The board voted unanimously that Steiner’s efforts in making payments to the Internal Revenue Service made his bid for re-election legal under the Georgia Constitution, despite Acworth resident Dean Sheridan’s complaint.
After the decision, Steiner said he was eager to continue his campaign.
“I was confident from the beginning, but now I’m just happy,” Steiner told reporters after the board’s hearing at the Cherokee County elections office in Canton. “Hopefully, I get re-elected and get on the board and go back to taking care of the kids, like I have for the last nine years.”
Steiner is seeking his third term in office and is facing Woodstock resident Robert Strozier in the May 20 primary. They are competing for the Republican nomination for the District 4 school board seat, with no candidates from other parties running.
Steiner was represented at the hearing by tax attorney Joe Marion, a former IRS agent, who argued the school board member had been making payments to the federal government on $19,000 in back taxes for years. A “shoddy tax preparer” made errors on Steiner’s tax filings, leading to two audits from the IRS, Marion said.
The state Constitution bars those who have been adjudicated by a court to owe back taxes and haven’t been making payments from running for office. While Steiner is making payments, Marion added the school board member had also not been adjudicated by a court.
Sheridan said he wasn’t sure if it was proper for Steiner to blame his troubles on a tax preparer when the school board member was ultimately responsible for his taxes and had to pay either way.
Sheridan’s complaint also accused the candidate of owing the state of Georgia $18,000 in back taxes, though Marion said the money had long been paid off.
Marion told the board a tax lien for the state taxes had been active until Friday because Steiner was unaware he still owed some interest. He said Steiner paid the interest when he found out and the lien had since been satisfied.
“He’s taking care of his obligations,” Marion told the board. “The bottom line: Mr. (Steiner) is a fighter for the school system and the kids of this county. That’s what he’d like to continue doing.”
Marion also took issue with the basis of Sheridan’s complaint because the section of Georgia law Sheridan claimed Steiner was violating in the complaint doesn’t exist.
“It is a factual and legal impossibility for Mr. (Steiner) to violate the code section that Mr. Sheridan relies on,” Marion told the board. “Simply put: There is no such code section.”
Whether the code section existed or not, Sheridan said he was concerned by what he found in researching Steiner.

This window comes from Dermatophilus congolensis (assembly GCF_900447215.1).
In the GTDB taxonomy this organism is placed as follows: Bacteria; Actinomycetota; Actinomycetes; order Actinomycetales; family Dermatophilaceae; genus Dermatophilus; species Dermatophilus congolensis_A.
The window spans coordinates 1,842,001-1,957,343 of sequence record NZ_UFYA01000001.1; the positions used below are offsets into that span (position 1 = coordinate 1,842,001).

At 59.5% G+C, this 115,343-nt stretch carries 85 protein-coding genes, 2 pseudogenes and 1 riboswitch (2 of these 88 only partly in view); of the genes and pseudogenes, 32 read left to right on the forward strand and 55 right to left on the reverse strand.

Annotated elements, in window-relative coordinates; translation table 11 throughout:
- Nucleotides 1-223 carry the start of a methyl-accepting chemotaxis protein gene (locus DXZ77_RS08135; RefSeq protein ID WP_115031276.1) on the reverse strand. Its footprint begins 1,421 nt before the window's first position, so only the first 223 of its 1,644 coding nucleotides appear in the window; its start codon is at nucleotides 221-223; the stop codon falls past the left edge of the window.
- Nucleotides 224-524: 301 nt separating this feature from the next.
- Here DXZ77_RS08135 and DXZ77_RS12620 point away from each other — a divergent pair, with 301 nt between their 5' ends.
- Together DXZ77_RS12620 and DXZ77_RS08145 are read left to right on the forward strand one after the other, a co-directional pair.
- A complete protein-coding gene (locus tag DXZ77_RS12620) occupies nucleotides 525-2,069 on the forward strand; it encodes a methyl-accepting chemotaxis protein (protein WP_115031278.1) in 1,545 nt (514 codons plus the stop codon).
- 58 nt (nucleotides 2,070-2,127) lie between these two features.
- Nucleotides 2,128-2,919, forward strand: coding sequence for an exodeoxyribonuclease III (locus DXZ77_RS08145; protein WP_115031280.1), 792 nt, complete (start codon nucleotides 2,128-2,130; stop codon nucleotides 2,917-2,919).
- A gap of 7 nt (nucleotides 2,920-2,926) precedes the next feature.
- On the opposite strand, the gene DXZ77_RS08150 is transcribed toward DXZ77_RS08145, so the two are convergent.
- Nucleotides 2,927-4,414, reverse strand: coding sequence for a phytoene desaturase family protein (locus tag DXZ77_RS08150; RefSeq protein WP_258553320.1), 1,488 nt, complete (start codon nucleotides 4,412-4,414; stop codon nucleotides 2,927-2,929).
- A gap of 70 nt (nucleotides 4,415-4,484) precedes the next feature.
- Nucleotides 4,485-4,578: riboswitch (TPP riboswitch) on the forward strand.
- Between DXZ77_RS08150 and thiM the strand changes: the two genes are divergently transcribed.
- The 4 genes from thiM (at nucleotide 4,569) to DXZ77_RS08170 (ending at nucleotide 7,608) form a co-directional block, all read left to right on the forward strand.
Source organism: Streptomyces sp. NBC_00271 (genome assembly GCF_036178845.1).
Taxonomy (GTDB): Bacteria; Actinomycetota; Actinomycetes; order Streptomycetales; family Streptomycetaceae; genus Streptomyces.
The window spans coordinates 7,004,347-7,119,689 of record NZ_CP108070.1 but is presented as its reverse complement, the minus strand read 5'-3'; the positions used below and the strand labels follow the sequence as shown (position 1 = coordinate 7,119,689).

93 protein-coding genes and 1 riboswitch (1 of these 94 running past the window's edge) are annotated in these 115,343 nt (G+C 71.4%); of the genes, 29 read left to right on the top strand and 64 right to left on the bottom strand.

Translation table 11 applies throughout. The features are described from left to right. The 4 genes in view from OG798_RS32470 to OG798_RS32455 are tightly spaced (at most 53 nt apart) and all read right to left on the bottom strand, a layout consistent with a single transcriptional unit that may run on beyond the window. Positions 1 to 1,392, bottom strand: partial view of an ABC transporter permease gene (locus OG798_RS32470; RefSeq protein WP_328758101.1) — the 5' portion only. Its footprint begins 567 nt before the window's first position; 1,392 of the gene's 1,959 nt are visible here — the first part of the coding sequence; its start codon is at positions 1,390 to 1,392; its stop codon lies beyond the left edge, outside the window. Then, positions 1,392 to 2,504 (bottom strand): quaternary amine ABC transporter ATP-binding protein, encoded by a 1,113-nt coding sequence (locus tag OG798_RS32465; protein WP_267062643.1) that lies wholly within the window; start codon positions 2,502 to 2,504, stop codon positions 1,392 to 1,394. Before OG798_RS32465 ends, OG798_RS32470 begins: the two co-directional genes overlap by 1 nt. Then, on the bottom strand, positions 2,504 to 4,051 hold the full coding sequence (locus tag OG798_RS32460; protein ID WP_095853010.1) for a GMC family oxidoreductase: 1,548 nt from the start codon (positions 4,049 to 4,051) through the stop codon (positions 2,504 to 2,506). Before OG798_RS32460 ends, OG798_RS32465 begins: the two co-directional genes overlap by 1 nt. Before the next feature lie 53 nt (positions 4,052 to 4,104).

“I see it as a pattern,” said Sheridan, who was himself previously cleared on a similar complaint when he ran for state Senate. “It’s alarming that he’s sitting on the school board. That’s why I’m here today. Nothing more, nothing less.”
Sheridan also presented the board with alleged tax liens from Cherokee, Forsyth and Pickens counties.
The board voted to consider those documents, even though they hadn’t been provided in his original complaint March 14, and Steiner’s attorney said he had never seen them.
In the end, members of the board weren’t able to determine if those liens were valid or not, because the papers were not dated.
“I see nothing to verify this, actually, to tell you the truth,” board member Donald Sams told Sheridan.
Sheridan said he used an online tax lien research website to find the documents.
“There was an extensive list of them, and they had to be all sorted through,” he said. “Those were the only ones we could verify still exist.”
Steiner said after the hearing he had never heard of the county tax liens, and he added he owned no property in Pickens or Forsyth counties.
Sheridan also gave the board an invoice from the Georgia campaign finance commission showing Steiner owed $250 in fees from 2011.
Steiner brought documentation to show he mailed a payment to the ethics commission, though he said he had been told the payment was never received.
Sheridan told the board he had no ill intent toward Steiner personally and only wanted to alert officials of the issues.
“When I looked at the collectiveness of all these issues, whether it’s the ethics fines, whether it’s the IRS, whether it’s the state of Georgia, whether it’s the county taxes, to me it’s the preponderance of the evidence as a whole,” he said. “I would say that I’m not really ‘alleging’ anything. It’s pretty hard to allege something when you continually see these things. To me, I just felt compelled that I had to bring this to the county.”
Sheridan declined to comment after the board’s decision.
The hearing Wednesday was the first of two the elections board had scheduled to consider candidates’ qualifications in the May primary.
The second hearing will determine if the $177,000 county commission candidate Larry Singleton owes to the IRS will keep him from running. Singleton also plans to argue he has been making payments for some time during his hearing, which has been set for 12:30 p.m. April 4 at the elections office.